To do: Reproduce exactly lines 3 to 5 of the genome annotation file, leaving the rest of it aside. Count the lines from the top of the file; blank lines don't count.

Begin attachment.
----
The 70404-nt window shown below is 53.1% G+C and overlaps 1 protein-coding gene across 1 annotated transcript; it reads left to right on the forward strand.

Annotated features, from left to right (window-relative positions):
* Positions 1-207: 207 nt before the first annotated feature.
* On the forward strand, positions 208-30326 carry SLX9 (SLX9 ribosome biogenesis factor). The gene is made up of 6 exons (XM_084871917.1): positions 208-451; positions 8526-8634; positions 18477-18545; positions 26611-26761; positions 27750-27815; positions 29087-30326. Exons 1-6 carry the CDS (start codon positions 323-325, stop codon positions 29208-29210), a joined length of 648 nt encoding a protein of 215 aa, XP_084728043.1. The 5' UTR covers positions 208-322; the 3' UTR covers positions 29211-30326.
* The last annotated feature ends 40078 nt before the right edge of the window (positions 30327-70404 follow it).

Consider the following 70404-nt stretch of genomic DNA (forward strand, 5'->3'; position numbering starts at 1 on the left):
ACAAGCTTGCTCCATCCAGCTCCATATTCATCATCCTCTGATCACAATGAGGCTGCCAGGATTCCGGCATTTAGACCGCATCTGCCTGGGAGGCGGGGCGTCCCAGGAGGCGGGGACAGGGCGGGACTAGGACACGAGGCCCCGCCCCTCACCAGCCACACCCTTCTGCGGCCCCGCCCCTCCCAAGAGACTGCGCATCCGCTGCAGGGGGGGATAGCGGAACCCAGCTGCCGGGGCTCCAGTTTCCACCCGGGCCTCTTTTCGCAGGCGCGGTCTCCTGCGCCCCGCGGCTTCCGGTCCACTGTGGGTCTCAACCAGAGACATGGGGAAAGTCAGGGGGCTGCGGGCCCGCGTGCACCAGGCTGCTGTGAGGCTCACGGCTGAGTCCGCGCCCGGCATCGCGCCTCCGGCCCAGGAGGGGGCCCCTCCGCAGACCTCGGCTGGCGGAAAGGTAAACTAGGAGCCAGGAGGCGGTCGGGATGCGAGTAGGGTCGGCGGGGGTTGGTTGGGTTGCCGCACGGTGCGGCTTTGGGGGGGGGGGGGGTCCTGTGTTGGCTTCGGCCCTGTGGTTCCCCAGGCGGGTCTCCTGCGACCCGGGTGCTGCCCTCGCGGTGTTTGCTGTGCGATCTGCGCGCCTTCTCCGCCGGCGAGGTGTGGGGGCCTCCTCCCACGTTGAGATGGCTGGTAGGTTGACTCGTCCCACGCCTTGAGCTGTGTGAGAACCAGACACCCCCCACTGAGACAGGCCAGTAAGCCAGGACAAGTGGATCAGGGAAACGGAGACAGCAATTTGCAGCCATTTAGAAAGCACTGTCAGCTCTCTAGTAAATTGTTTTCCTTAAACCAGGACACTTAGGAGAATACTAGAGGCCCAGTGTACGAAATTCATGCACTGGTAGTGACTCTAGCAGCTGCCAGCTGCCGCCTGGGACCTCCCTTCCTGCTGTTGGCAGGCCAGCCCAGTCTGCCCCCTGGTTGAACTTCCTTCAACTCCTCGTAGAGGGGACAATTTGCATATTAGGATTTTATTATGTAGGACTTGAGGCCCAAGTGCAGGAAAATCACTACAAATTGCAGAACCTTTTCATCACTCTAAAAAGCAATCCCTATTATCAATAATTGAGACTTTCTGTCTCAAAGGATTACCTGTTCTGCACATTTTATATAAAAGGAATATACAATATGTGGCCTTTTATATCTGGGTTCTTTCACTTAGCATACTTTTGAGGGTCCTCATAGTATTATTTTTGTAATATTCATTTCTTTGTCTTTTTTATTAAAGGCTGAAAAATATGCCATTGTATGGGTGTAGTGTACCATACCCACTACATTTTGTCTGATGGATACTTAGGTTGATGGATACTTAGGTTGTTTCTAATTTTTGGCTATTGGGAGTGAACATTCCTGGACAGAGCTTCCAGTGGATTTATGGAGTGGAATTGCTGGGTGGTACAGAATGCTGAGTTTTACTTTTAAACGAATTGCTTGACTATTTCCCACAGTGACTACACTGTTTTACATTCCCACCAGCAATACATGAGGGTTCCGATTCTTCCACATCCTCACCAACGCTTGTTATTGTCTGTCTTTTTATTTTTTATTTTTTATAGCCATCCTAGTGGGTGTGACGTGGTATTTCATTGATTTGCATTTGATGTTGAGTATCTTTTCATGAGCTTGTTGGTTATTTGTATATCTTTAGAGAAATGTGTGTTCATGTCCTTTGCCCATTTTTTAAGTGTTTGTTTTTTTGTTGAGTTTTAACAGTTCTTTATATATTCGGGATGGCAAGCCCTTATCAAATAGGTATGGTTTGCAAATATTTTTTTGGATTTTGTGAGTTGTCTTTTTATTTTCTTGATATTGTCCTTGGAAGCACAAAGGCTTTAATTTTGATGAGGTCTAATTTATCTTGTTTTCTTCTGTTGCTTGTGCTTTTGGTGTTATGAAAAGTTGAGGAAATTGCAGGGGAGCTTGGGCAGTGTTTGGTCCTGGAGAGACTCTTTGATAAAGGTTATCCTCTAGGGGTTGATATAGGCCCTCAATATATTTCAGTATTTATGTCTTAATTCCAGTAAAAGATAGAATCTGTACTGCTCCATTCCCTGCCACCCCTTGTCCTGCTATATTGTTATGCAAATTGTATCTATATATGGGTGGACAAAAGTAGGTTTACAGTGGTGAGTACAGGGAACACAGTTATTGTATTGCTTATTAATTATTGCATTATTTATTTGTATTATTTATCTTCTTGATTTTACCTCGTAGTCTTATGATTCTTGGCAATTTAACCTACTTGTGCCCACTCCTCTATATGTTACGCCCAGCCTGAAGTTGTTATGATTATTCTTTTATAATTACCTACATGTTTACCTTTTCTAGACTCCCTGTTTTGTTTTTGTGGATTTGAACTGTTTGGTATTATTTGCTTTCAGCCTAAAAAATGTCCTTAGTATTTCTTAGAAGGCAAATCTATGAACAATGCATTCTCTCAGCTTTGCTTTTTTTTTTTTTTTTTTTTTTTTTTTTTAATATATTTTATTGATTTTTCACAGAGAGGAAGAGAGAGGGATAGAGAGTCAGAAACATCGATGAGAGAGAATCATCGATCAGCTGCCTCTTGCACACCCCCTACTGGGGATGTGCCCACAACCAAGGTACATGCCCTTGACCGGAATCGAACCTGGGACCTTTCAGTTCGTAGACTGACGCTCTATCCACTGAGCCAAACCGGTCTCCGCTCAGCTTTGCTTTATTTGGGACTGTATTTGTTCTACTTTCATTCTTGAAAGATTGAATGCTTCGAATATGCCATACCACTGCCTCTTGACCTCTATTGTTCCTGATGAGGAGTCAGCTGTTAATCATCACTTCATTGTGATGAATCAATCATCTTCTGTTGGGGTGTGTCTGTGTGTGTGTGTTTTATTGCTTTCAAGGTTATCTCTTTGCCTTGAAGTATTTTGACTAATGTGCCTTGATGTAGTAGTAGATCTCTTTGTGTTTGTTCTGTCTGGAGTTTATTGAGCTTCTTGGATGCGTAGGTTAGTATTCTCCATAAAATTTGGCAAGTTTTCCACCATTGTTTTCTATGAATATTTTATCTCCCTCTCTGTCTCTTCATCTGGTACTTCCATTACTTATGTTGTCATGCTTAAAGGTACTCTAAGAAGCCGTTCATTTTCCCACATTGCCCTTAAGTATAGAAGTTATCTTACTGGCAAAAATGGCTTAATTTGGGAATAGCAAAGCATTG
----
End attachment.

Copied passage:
* Positions 1-207: 207 nt before the first annotated feature.
* On the forward strand, positions 208-30326 carry SLX9 (SLX9 ribosome biogenesis factor). The gene is made up of 6 exons (XM_084871917.1): positions 208-451; positions 8526-8634; positions 18477-18545; positions 26611-26761; positions 27750-27815; positions 29087-30326. Exons 1-6 carry the CDS (start codon positions 323-325, stop codon positions 29208-29210), a joined length of 648 nt encoding a protein of 215 aa, XP_084728043.1. The 5' UTR covers positions 208-322; the 3' UTR covers positions 29211-30326.
* The last annotated feature ends 40078 nt before the right edge of the window (positions 30327-70404 follow it).